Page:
Jimenez runs five or six miles every morning following a start, no matter how many pitches he logged the night before, no matter how late the game ended. He runs sprints in the outfield on the other days between his starts. "I watch guys who pitched for a long time, guys like Pedro, Jose Lima and Jose Mesa," he says. "When I first got into the league, playing against the Padres, I'd see Trevor Hoffman every afternoon running out in the field. All those guys had long careers, and they all ran. Now, if I don't run my five or six miles, my arm feels sore."
His conditioning is a big reason why the Rockies believe Jimenez can sustain his excellence deep into the summer. He is all sinewy muscle—"not an ounce of body fat on him," says Barmes. Jimenez is the rare pitcher who gets sharper and throws harder as a game progresses. The final pitch of his no-hitter, the 128th, was a 97-mph fastball with a nine-inch break that Braves catcher Brian McCann grounded weakly to second—a pitch with as much life as his first one.
Jimenez's work ethic comes from his parents, who raised him and his sister, Leidys, in a San Cristóbal ghetto known as Hoyo Caliente—Hot Hole. Ubaldo Sr. was a bus driver and security guard, and his wife, Ramona, a nurse. They viewed education as Ubaldo Jr.'s ticket out of poverty. On weekends he and Leidys took long bus rides to attend three-hour English classes in Santo Domingo. "I played baseball from eight in the morning until noon, and after games I'd take the bus to Santo Domingo," says Jimenez. "I was always so tired, I'd fall asleep. My friends back home were having fun, having girlfriends—I didn't have anything. I was always pretty angry. But now I thank my parents."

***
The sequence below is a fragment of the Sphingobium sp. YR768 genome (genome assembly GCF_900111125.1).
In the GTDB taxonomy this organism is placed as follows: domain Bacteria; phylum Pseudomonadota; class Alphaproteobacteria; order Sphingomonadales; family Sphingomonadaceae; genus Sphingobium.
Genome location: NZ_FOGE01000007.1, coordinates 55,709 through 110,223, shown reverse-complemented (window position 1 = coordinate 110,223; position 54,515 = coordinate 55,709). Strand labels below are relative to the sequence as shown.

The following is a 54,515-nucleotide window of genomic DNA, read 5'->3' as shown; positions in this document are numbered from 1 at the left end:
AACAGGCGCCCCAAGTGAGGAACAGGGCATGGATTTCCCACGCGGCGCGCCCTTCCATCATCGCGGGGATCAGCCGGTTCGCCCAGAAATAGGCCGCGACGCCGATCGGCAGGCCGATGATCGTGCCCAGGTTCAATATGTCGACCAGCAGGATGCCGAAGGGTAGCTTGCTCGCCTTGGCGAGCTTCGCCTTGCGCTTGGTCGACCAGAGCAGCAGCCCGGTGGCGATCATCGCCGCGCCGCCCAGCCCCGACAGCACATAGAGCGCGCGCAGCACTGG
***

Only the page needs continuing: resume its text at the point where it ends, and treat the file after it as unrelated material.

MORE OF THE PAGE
Ubaldo Jr. had posters of Martinez on his wall, but he was a Braves fan. (He still wears his socks high like Chipper Jones.) By the time he was 16, he could throw a fastball in the high 80s. The Mets offered him a $20,000 signing bonus, but his parents turned it down, telling the team to get back to them after Ubaldo had graduated from high school. The next year the Rockies offered $50,000, and Jimenez's family accepted under one condition—that he be allowed to complete the two months of school he had left for his diploma. Ramona also made the Rockies agree to pay for medical school for Ubaldo if baseball didn't pan out. (Leidys, now 28, is completing her medical residency in the Dominican.) Says Jimenez, "I dreamed about playing baseball in the major leagues, but I always thought I'd be a doctor."